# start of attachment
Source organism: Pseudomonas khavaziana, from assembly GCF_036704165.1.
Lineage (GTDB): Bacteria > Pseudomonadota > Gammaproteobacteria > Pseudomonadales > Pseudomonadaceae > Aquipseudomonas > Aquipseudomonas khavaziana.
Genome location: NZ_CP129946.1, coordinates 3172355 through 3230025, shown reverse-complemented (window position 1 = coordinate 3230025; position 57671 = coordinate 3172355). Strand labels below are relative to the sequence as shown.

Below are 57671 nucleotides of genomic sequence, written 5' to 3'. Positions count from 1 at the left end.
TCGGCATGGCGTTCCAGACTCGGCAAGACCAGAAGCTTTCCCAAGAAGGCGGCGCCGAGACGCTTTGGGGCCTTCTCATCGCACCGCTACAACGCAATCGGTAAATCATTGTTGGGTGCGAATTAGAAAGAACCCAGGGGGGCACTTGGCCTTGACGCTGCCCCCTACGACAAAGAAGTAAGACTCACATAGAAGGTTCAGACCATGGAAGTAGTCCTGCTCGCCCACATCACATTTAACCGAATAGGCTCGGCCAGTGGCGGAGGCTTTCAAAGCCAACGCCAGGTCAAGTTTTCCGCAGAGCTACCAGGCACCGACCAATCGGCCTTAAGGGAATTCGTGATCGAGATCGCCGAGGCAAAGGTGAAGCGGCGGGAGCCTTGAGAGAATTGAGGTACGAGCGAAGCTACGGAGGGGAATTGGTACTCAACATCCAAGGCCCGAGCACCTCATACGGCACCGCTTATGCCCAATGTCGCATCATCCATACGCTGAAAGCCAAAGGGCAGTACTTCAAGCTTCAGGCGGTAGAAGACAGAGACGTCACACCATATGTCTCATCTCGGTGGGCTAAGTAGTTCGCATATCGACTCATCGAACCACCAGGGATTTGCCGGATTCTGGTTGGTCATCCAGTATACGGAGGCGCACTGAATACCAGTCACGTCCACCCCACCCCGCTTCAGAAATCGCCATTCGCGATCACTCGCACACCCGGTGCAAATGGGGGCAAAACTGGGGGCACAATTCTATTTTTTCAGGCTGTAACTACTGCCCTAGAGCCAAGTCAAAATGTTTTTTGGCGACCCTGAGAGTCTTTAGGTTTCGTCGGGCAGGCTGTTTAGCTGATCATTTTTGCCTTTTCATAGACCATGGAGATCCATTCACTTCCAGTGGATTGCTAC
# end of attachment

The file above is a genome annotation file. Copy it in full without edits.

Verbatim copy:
Source organism: Pseudomonas khavaziana, from assembly GCF_036704165.1.
Lineage (GTDB): Bacteria > Pseudomonadota > Gammaproteobacteria > Pseudomonadales > Pseudomonadaceae > Aquipseudomonas > Aquipseudomonas khavaziana.
Genome location: NZ_CP129946.1, coordinates 3172355 through 3230025, shown reverse-complemented (window position 1 = coordinate 3230025; position 57671 = coordinate 3172355). Strand labels below are relative to the sequence as shown.

Below are 57671 nucleotides of genomic sequence, written 5' to 3'. Positions count from 1 at the left end.
TCGGCATGGCGTTCCAGACTCGGCAAGACCAGAAGCTTTCCCAAGAAGGCGGCGCCGAGACGCTTTGGGGCCTTCTCATCGCACCGCTACAACGCAATCGGTAAATCATTGTTGGGTGCGAATTAGAAAGAACCCAGGGGGGCACTTGGCCTTGACGCTGCCCCCTACGACAAAGAAGTAAGACTCACATAGAAGGTTCAGACCATGGAAGTAGTCCTGCTCGCCCACATCACATTTAACCGAATAGGCTCGGCCAGTGGCGGAGGCTTTCAAAGCCAACGCCAGGTCAAGTTTTCCGCAGAGCTACCAGGCACCGACCAATCGGCCTTAAGGGAATTCGTGATCGAGATCGCCGAGGCAAAGGTGAAGCGGCGGGAGCCTTGAGAGAATTGAGGTACGAGCGAAGCTACGGAGGGGAATTGGTACTCAACATCCAAGGCCCGAGCACCTCATACGGCACCGCTTATGCCCAATGTCGCATCATCCATACGCTGAAAGCCAAAGGGCAGTACTTCAAGCTTCAGGCGGTAGAAGACAGAGACGTCACACCATATGTCTCATCTCGGTGGGCTAAGTAGTTCGCATATCGACTCATCGAACCACCAGGGATTTGCCGGATTCTGGTTGGTCATCCAGTATACGGAGGCGCACTGAATACCAGTCACGTCCACCCCACCCCGCTTCAGAAATCGCCATTCGCGATCACTCGCACACCCGGTGCAAATGGGGGCAAAACTGGGGGCACAATTCTATTTTTTCAGGCTGTAACTACTGCCCTAGAGCCAAGTCAAAATGTTTTTTGGCGACCCTGAGAGTCTTTAGGTTTCGTCGGGCAGGCTGTTTAGCTGATCATTTTTGCCTTTTCATAGACCATGGAGATCCATTCACTTCCAGTGGATTGCTAC